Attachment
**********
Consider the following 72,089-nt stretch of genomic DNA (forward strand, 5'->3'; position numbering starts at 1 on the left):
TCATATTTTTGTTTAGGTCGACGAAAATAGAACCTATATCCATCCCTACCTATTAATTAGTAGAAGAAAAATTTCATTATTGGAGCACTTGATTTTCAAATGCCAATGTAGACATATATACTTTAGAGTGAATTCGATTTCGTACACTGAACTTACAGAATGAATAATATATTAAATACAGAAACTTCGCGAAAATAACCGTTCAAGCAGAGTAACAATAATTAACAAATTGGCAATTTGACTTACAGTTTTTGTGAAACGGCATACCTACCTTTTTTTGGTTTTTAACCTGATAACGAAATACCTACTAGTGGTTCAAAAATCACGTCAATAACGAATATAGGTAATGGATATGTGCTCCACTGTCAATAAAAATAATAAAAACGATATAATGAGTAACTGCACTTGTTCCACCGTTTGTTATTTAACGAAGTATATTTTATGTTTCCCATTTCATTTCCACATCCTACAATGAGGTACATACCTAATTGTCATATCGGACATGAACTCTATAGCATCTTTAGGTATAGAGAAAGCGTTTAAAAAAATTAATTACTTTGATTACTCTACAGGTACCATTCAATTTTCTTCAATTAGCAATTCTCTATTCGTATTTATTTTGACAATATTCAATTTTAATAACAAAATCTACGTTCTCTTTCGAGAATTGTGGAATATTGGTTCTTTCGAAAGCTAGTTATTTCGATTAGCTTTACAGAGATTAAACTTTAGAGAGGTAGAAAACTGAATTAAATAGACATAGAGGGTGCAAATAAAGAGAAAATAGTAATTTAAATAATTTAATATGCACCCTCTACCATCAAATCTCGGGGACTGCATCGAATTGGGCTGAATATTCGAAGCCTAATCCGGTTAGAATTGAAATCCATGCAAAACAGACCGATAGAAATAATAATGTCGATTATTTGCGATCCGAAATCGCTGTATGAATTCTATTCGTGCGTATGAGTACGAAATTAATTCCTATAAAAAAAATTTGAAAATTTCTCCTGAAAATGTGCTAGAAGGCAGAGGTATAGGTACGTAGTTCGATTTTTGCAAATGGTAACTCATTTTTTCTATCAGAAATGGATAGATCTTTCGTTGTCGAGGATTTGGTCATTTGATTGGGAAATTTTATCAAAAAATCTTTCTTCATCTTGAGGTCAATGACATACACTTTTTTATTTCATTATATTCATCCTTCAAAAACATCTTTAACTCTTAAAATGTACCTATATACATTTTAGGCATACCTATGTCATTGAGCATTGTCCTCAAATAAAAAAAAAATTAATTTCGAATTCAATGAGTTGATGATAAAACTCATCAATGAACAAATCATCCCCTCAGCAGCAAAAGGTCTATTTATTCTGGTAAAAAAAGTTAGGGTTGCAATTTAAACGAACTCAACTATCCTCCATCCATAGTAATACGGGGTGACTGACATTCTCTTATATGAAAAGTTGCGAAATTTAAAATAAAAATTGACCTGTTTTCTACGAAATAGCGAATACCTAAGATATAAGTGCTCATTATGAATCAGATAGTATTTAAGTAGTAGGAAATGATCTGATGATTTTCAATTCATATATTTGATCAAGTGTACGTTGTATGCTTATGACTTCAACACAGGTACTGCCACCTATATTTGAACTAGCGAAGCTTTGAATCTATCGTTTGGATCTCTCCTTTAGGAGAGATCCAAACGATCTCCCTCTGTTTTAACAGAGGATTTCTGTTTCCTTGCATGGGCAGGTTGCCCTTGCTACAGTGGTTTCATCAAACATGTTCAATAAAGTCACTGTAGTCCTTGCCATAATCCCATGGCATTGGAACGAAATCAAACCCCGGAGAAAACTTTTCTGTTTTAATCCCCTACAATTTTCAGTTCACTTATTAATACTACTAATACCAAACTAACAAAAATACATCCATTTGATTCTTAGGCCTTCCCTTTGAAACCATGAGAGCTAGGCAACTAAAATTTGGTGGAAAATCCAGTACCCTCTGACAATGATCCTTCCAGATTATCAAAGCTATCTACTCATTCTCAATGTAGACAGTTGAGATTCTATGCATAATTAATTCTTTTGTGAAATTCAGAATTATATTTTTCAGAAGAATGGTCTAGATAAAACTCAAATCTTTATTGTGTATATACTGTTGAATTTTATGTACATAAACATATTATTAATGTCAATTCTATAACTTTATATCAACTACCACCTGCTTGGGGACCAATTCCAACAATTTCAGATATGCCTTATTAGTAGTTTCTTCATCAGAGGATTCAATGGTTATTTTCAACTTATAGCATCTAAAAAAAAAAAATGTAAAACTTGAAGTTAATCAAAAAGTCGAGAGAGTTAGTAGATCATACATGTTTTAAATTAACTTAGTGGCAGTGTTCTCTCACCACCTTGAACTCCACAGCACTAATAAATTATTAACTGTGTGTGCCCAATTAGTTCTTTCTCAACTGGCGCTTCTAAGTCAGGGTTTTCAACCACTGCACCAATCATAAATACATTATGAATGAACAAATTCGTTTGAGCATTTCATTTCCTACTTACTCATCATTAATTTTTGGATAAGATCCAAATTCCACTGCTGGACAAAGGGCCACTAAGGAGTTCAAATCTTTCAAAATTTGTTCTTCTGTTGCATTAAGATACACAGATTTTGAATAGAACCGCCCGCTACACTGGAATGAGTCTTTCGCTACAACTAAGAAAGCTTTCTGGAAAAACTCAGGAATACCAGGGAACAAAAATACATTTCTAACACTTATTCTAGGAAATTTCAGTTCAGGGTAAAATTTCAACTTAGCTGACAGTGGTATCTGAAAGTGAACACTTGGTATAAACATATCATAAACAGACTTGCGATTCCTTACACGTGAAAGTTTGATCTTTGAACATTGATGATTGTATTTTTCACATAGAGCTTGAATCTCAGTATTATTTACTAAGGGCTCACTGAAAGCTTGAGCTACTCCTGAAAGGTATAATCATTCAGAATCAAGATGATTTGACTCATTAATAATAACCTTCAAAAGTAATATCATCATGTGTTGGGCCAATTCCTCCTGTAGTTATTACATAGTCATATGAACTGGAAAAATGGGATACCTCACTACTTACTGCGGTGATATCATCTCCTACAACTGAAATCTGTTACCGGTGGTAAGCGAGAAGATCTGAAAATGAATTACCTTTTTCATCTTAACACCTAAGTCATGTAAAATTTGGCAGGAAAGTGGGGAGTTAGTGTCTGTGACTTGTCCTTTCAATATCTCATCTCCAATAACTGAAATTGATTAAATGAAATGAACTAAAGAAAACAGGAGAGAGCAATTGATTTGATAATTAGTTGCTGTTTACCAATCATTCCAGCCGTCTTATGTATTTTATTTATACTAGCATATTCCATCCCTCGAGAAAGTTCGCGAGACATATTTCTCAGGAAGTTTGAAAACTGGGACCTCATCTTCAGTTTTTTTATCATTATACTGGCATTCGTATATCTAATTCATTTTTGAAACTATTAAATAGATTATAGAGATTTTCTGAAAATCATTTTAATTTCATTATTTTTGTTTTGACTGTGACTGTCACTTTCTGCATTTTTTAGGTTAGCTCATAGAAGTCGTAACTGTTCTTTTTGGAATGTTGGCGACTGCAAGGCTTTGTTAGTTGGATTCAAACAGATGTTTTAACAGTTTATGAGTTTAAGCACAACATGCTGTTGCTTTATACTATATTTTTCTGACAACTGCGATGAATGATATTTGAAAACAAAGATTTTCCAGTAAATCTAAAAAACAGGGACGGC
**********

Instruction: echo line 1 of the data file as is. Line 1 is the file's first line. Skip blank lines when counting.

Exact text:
Consider the following 72,089-nt stretch of genomic DNA (forward strand, 5'->3'; position numbering starts at 1 on the left):